A signatory to the International Covenant on Social, Cultural, and Economic Rights (ICESCR) since May 1996, Kuwait must ensure that everyone in its jurisdiction can access a comprehensive system of healthcare that is available and economically accessible to everyone without discrimination.[93] The amendment to article 198 is a major barrier to this access by putting transgender women at risk of arrest simply by being in a public space.

In order to access free governmental health care, citizens, and residents are required to present their civil ID cards. One transgender woman reported that a doctor refused to treat her when he found that her gender presentation did not match the stated gender on her ID card.[94] In other cases, transgender women say that police arrested them at the hospital after hospital workers, doctors, or other patients called the police to report their presence.

In 2008 Asma, 25, tried to commit suicide after police raped her on several different occasions. Her friend took her to the hospital in Jabriya, but the doctor there refused to treat her. She said that it was only after she began convulsing and foaming at the mouth from the excessive amount of pills she had taken did the doctor agree to treat her. Asma believes she would not have been treated had her situation not been life threatening.[95]

In another case, Hala, 27, was arrested outside her dentist’s office in Salmiya in March 2010. The police later told her that a patient in the waiting room reported her.[96] Rania, 24, told Human Rights Watch that a group of men brutally assaulted her on the street in mid-2009 after she responded in kind to their verbal harassment. She suffered multiple bruises, cuts, and a broken leg. In the hospital waiting room, Rania recounts:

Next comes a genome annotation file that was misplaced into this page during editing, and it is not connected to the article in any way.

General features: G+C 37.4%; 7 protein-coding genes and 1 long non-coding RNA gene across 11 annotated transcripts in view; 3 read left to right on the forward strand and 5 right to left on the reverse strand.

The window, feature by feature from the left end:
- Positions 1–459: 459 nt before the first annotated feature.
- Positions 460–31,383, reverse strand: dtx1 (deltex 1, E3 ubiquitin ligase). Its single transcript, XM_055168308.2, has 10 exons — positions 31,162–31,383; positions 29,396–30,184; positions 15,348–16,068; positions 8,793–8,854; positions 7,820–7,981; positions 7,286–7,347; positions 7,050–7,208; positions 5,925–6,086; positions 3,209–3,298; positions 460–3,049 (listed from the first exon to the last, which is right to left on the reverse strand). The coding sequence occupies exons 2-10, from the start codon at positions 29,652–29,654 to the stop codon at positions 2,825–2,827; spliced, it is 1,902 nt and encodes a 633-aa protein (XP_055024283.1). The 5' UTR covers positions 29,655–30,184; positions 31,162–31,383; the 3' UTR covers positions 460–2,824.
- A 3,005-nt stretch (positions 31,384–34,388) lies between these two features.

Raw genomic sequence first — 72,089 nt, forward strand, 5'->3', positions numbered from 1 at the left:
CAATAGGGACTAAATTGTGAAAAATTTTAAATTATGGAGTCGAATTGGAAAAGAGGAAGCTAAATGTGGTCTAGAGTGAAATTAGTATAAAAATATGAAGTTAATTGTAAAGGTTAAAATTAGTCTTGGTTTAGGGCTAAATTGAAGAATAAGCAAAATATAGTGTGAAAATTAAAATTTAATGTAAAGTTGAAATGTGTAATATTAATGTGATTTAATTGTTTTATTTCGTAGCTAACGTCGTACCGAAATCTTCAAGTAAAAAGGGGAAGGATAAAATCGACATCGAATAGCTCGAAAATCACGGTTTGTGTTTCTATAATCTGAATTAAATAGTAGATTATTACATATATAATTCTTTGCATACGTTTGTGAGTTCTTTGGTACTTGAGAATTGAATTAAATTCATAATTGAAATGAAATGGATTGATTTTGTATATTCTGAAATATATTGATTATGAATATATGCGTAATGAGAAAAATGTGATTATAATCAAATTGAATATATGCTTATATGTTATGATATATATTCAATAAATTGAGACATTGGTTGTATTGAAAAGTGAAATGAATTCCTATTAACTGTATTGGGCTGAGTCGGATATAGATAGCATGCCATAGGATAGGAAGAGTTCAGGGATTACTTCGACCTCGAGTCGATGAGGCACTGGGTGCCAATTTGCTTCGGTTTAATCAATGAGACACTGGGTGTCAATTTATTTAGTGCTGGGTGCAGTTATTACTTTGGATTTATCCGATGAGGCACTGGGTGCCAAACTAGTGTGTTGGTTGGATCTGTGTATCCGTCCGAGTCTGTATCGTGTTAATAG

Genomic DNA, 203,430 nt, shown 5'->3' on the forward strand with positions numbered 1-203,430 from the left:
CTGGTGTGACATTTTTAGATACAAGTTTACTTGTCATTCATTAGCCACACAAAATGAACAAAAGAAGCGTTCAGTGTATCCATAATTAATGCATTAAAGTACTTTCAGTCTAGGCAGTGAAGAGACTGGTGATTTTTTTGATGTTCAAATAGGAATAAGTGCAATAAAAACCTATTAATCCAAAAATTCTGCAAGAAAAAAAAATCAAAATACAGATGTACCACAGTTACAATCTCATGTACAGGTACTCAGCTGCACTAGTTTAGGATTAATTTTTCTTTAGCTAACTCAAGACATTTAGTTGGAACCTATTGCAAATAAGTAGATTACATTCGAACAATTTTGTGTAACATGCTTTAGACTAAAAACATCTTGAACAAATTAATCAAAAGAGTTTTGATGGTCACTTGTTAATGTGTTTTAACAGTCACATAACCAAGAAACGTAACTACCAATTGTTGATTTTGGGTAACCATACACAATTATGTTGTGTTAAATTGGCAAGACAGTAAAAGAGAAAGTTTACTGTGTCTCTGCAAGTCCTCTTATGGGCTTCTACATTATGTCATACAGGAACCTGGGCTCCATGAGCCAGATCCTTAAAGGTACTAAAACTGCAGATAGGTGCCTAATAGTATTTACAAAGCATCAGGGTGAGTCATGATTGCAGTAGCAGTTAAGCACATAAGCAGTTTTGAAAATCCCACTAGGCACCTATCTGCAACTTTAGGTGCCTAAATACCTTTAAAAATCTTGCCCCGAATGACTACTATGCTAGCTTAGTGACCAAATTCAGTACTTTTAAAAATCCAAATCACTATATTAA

A pregnant woman came up to me and told me that, “We are supposed to report to the police when we see the likes of you.” I was sitting there stunned, my leg was broken and I was bloodied all over.… Even the policeman who came to arrest me after she made the call was sympathetic to me, but there was nothing he could do. He waited until the doctors dressed my wounds and put my leg in a cast and then took me to the station.[97]

Transgender women interviewed by Human Rights Watch said that even when they have been accepted and treated in hospital, they often have been subjected to verbal harassment and humiliation by hospital workers, doctors, or patients. All the transgender women interviewed generally reported they prefer to avoid seeking government medical care because of fear of arrest or harassment, and most prefer to self-medicate. They said they sometimes avoid government health facilities altogether and instead seek private health care, although it is more expensive.

This situation also affects the families of transgender women who, if the only or eldest biological male in the family, often have the responsibility of taking family members to the hospital. Samia, 30, recounted how she could only take her elderly mother to the hospital in the morning because she was too afraid to go out at night for fear of being arrested.[98]

In December 2010 Khouloud had to take her younger brother to Mubarak Hospital in Jabriya district after he suffered a severe asthma attack. She claims hospital workers made them wait half-an-hour before admitting them, even though her brother sat wheezing painfully in a wheelchair, while they ridiculed her and called colleagues in to quiz them on whether she was a man or a woman.[99]

Public sector employment is guaranteed to Kuwaiti nationals and comes with attractive salaries and benefit packages.[100] According to a report by the International Bank of Qatar, 82 percent of Kuwaiti nationals work in the public sector.[101] Despite this guarantee, transgender women reported that discrimination in public sector hiring practices persists against transgender individuals. Article 6 of the ICESCR recognizes the right to work, which implies that the state must guarantee equal access to employment and protect workers from being unfairly deprived of employment. It must also take adequate measure to prevent discrimination in the workplace.[102]